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La Lune - The Tarot Christmas Card

Updated: Jul 22, 2020

The Moon card is full of surprises. There are four key symbols, the crustacean, the dogs, the buildings, and the Moon herself. We saw in The Star card a naked woman who in many versions of the Marseille Tarot appears to be pregnant. It’s possible that The Moon card, since it followed The Star card, could actually be a birth card. But where is that in the symbolism?

In her JSTOR published article, “June’s Zodiac Sign & ‘Lobster-Like’ Crabs“, Jessica Savage writes, “Well into the seventeenth century, the word ‘cancer’ and its translations were used as generic terms for all crabs and lobster-like creatures...So, etymologically speaking, crabs, crayfishes, and lobsters were mingled together from very early on.” Astrologically speaking, the Moon and cancer were related.

Three of the key stars that make up the constellation of Cancer give an important clue to understanding the deeper meaning of this card. Cancer as a constellation is not particularly bright, but at its centre is a star cluster known as Praesaepe, which means “manger” or “crib.” The two stars flanking this cluster are called (gamma) Asellus Borealis and (delta) Asellus Australis. Aselli (the singular of Asellus) was the Greek/Latin word for donkeys or asses. This lead to the idea that this grouping of stars symbolised the manger where Christ was born, which always included asses. Being symbolic of the birth of Christ, it can be extrapolated that this card is announcing the birth of the Christ in the Fool. In other words, the Fool, in having become pure in heart, is now fully aligned with the Christ. Instead of being the ‘son of man’, he or she is now, the ‘son of God’.

The Fool qualifies for this birth because they have relinquished their attachment to the world of The Magician and have adopted both the corporeal and spiritual Works of Mercy as their way of life. The Fool has replaced their penchant for acting with pride, wrath, greed, lust, envy, gluttony and sloth, with seeking to be aligned with the Gifts of the Holy Spirit - knowledge, understanding, wisdom, piety, fortitude, taking counsel and maintaining an awe of God. This was all symbolised in The Star card. All of this means that the Fool has become pure in heart. This is the being ‘born of water’ that Jesus referred to in the Gospel of John, the first of two births that the Fool had to experience in order to enter the kingdom of Heaven. The second was being ‘born of the spirit’ which will unfold a little later in the Fool’s journey.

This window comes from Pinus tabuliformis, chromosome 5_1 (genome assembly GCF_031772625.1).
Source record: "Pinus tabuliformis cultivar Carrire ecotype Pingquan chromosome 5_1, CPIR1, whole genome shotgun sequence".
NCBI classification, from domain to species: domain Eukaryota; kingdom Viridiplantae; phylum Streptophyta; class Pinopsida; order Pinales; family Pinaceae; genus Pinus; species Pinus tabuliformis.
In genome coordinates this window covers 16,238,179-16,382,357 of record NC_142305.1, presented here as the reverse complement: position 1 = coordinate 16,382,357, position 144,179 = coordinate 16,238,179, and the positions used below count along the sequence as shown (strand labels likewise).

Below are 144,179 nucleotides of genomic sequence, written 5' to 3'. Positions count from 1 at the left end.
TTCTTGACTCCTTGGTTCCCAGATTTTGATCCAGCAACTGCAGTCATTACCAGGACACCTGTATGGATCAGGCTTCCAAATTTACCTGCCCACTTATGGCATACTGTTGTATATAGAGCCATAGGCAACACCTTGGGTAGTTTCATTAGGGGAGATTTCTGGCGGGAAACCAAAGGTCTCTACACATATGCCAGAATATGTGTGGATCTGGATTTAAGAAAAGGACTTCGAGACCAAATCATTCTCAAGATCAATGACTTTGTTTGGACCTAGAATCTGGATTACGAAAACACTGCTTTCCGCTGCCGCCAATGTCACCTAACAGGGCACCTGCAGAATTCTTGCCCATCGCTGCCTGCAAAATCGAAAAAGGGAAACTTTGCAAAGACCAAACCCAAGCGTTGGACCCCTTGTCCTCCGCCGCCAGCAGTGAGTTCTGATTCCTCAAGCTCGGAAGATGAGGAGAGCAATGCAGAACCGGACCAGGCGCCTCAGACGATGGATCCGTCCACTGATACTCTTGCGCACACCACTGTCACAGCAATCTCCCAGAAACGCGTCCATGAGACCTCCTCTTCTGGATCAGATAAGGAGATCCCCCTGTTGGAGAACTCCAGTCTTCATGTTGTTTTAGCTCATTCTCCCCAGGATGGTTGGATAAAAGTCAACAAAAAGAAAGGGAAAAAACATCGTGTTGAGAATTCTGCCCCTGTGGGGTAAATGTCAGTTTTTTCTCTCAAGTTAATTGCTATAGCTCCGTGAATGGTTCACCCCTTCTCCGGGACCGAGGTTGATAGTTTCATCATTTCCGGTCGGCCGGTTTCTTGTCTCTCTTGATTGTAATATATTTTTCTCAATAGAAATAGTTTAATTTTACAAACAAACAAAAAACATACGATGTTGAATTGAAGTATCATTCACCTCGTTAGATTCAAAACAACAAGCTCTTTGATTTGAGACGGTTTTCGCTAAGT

The sixth Beatitude said, “Blessed are the pure in heart for they shall see God.” This is the face reflected in the moon. With the emergence of the Christ, when you have seen the son, you have seen the Father. In the early Greek translations of the Bible, the origin for the word pure, used in this context was katharos, which was also the root of the word cathar. The Cathar were in essence “the pure”. This level of purity was what was necessary for the Fool, as the emerging Christ, to pass the next gatekeepers, the dogs. They, like their Egyptian forebear Anubis, the Great Dog, would check that the new initiate (in this case the Fool) possessed the Odour of Sanctity. You were sanctified if who you be, matched what you taught. If they were congruent, then you could take on the next phase of service, as the newly initiated Christ.

The buildings are the next revealing symbol in this part of the Fool’s journey. As the newly appointed Christ, your role is to be a ‘light unto the world’. In the Sermon of the Mount, Jesus describes the symbolism of these buildings. “You are the light of the world. A city built on a hill can’t be hid. Neither do men light a candle and put it under a bushel...” Now he goes on to explain the key role of the Fool as the Christ, “Let your light so shine before men, that they may see your good works, and glorify your Father which is in heaven.” (Matthew 5:14-16)

The Moon card is defining the role of the Fool as the newly born Christ. The Cathar believed that we all have the potential to adopt the role of the Christ and that Jesus was the first to show that it could be done. Through the symbology of the The Moon card they were also explaining what the Fool would doing - letting their light shine. As you would imagine, what Jesus modelled as the Christ set the benchmark for what the Fool would now be expected to do.

I am very sorry if this went too churchy! But from the Cathar perspective, this is what they would have meant this card to mean. That is why The Moon card could well be called The Christmas card.

(The image of The Moon card included in this article is from the Tarot de Marseille {Edition Millennium © 2011 FJP Paris)

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